- Palm Coast Public Works Yard, 1 Wellfield Grade, off U.S. 1 and just north of Palm Coast Parkway, Palm Coast – 9 a.m. to 6 p.m. or until sand runs out.
- Daytona State College – 3000 Palm Coast Parkway SE, Palm Coast – 9 a.m. to 6 p.m. or until sand runs out.
- Santa Maria Del Mar Catholic Church – 915 N. Central Ave., Flagler Beach – 2 to 6 p.m. for Flagler Beach and Beverly Beach residents only.
“Between volunteers and the Flagler County Sheriff’s Office work crews, there is manpower to help our residents,” said Emergency Management Director Jonathan Lord. “We are doing our best to help those who need it.”
For information on those locations and other storm-prep information, visit http://www.flaglercounty.gov/emergency or go to PalmCoast.gov/emergency/
How exciting. It floods by my house with just a prolonged thunderstorm. Fun times. 😑
David Schaefer says
What is the City Of Palm Coast going to do about the flooding you ask Not A Damn Thing….
Earlier, someone wanted to know why we should stock up on water, batteries, etc., when most people are expected to evacuate. The reason being is the vast majority of people are not staying in some hotel for two to three weeks, they’re going back home when it’s safe, and there will probably be no electricity and you’ll need supplies.
As a kid, in Ft. Lauderdale, hurricanes were fun! We didn’t have the same worries as the adults, and that we have now. Most houses were one story and built out of CBS block. We’d come out later and see giant banyan trees uprooted and on their sides. Climbing on roots was an adventure!
After Andrew, Miami Dade put in new codes after seeing whole neighborhoods flattened. Today, I wouldn’t buy a newly built house for any amount. Due to the lumber shortage we had, during the pandemic, houses now are built out of what looks like press board, and the 2×8’s are now 2×4’s, barely. No thanks. Palm Coast’s swales rarely dry up, and the ICW is currently espresso brown due to the excessive runoff from Palm Coast, instead of the lovely green salt water from the inlet.
Keep over building Palm Coast and Flagler County. Give people something to worry about.
Concerned Citizen says
As an Emergency Services volunteer who’s been in the area since 2006 and seen many deployments.
1.) Prepare as quickly and reasonably as possible. While preparing please keep others in mind. Many are working to keep you safe. And may be short on time to get supplies. If you know folks like that be a neighbor and reach out to see if they need help. It makes a huge difference.
2.) Have a family plan and alternate forms of communication and a rally point. It might seem extreme but again it makes a difference being prepared.
3.) Lastly I can’t stress this enough. If evacuations are ordered please go. When you stay you’re a burden on resources. And if something happens you put us needlessly at risk coming to get you. Yes it’s our job. But at a certain point in a tropical event it can be dangerous to try and get out. When you leave and go to safe ground it’s one less thing we have to worry about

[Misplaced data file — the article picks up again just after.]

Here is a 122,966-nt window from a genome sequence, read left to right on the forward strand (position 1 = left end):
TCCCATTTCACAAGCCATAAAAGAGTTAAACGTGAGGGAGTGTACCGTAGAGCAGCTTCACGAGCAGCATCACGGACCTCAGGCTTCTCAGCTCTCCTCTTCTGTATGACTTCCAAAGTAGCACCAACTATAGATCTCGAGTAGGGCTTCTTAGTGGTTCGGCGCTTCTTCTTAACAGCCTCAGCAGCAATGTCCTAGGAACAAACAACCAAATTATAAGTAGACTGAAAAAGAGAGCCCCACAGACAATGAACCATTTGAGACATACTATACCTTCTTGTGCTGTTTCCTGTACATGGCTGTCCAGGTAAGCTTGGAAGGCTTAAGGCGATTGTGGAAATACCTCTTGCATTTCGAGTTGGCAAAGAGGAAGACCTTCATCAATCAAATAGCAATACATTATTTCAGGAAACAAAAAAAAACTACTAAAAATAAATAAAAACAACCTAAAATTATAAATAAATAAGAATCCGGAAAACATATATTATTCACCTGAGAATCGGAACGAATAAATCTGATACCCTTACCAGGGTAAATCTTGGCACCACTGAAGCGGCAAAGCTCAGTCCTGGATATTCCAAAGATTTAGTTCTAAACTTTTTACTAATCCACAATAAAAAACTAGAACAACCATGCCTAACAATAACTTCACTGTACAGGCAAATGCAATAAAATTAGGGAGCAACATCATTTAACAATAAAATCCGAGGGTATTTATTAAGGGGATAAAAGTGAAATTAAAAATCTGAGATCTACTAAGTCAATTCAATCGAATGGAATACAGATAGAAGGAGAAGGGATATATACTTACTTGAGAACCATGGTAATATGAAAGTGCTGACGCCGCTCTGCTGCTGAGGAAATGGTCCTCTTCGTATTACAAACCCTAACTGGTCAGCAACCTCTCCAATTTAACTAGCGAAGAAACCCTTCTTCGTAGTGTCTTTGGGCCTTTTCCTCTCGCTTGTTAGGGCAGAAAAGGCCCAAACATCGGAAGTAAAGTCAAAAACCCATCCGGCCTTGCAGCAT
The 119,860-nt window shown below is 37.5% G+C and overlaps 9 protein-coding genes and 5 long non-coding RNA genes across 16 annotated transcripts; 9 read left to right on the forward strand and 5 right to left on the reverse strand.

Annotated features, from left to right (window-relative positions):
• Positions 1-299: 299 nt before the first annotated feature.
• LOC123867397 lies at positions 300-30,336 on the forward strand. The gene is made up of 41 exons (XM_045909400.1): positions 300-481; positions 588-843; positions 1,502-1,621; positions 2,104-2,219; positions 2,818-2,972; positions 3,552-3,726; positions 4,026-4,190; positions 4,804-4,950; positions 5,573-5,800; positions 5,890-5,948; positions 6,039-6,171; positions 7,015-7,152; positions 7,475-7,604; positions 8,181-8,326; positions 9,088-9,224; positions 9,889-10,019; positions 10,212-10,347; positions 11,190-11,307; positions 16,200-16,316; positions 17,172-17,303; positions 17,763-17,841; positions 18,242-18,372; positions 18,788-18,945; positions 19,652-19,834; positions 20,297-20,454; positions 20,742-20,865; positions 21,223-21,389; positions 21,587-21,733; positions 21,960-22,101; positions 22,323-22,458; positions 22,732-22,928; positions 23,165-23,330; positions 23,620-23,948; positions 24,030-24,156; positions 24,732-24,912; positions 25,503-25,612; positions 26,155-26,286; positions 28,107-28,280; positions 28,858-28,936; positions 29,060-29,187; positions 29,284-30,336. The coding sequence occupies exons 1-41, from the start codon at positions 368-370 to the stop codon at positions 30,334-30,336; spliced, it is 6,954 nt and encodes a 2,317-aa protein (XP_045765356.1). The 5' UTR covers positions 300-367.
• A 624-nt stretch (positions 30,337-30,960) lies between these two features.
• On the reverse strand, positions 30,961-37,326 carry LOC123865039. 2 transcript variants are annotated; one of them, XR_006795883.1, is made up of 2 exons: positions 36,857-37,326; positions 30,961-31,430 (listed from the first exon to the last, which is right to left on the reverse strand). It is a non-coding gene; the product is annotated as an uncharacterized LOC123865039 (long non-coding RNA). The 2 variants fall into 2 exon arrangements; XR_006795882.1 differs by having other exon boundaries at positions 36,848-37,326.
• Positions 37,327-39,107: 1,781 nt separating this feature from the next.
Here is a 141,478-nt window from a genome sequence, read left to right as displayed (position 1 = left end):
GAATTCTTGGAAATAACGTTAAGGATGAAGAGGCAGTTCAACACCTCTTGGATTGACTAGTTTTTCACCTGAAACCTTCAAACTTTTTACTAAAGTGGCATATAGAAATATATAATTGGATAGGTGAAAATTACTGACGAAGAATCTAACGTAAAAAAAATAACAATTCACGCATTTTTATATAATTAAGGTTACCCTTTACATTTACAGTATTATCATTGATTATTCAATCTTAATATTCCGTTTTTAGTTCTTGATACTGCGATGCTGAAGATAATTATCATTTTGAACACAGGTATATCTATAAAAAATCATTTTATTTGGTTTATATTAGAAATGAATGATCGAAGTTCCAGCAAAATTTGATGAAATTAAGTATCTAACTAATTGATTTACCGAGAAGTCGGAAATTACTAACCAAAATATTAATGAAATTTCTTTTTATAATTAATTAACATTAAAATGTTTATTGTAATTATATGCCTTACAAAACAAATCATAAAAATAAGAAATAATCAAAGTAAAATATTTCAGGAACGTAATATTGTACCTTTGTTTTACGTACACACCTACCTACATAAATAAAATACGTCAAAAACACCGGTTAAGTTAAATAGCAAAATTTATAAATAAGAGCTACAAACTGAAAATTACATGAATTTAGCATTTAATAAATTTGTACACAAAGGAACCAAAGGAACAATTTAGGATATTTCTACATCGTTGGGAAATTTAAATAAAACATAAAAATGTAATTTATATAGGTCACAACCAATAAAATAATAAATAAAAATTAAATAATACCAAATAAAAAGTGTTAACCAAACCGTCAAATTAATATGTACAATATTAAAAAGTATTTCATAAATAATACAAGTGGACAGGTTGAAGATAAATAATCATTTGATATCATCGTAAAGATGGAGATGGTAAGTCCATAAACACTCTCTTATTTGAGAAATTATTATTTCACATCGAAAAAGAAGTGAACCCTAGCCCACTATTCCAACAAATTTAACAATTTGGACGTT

There are numerous ways to get watches and warnings. And The National Hurricane Center posts updates many times a day. Here’s to hoping that Ian meanders further West. And just gives us a bit of rain.
America. First 81 says
Joe Mullins did that, NOT! The Greedy Realtors, Carpetbaggers, and County Commissioners/ Palm Coast Councilors have done everything to DESTROY the Great Flagler County Pine Swamp! Now we have the KP Termite Village On Pine Lakes Parkway plus more KP Karp On US rte 1. Who is the Flagler County Planning Board Working FOR? NOT the people of Flagler County, the Flagler County America First, want excellent paying jobs and a return to 80Ft-100Ft lots!
Kerry, the climate Coo Coo says
Winds will reach over 80 miles an hour for 2 days. My roof won’t take it. Im going to drown in my living room.
My neighbors trees are going to fall on my house. I’m going to be crushed to death in my living room.
Electricity will be out for 2 weeks. I will not be able to cook any meals. I will starve to death in my living room.
Perhaps I should rename my living roo, to ” My Dying Room “
Jim Radford says
Are water levels going to be lowered in canals and retention ponds?
Jim: Just how do you expect this to be accomplished? You bought into the proverbial swamp land in Florida. BTW a retention pond is built to retain water, while a detention pond is built to temporarily hold water, to be expelled later.
Well, it’s finally made landfall, though not FL, USA, hitting the underbelly of Cuba at 125 mph. About where the NOAA center of tracking cone projections indicated it would. Tuesday 5 AM report is movement at 12 mph, That’s getting closer to what a stalled system would be at under 8-10 mph movement to make it a deadlier storm for crawling thru, vs a 15-18 mph speedster. FL has no mountains, so a stalled and wetter hurricane won’t have mud slides.
Tampa area at the very least is likely to be hit with the punch of what Ian delivers for landfall contact. NOAA is projecting it drops from a Cat 2 to a 1 not far into landfall for distance, the thing is, how slow is it moving and how many hours does that work out for those most unfortunate to absorb that initial landfall. That most current NOAA model indicates in 12 hour increments that show Thursday & Friday movement for it to be still in FL at somewhere between Tampa (2 AM Thurs) to Gainesville/Ocala/Gainesville (2 PM Thurs-2 AM Fri). The 2 AM Fri projection & Ian is a Tropical Storm for winds. That’s roughly 100-130 miles of FL eating a Cat 2 hurricane down to Tropical storm in roughly a 24 hour period. They expect Ian to move at roughly 5-6 mph. That’s a lot of water to absorb in that area. Not to mention what anyone else gets further out from the eye, perhaps East coast FL which is anyone from Palm Bay to Fernandina Beach as Ian plods NE.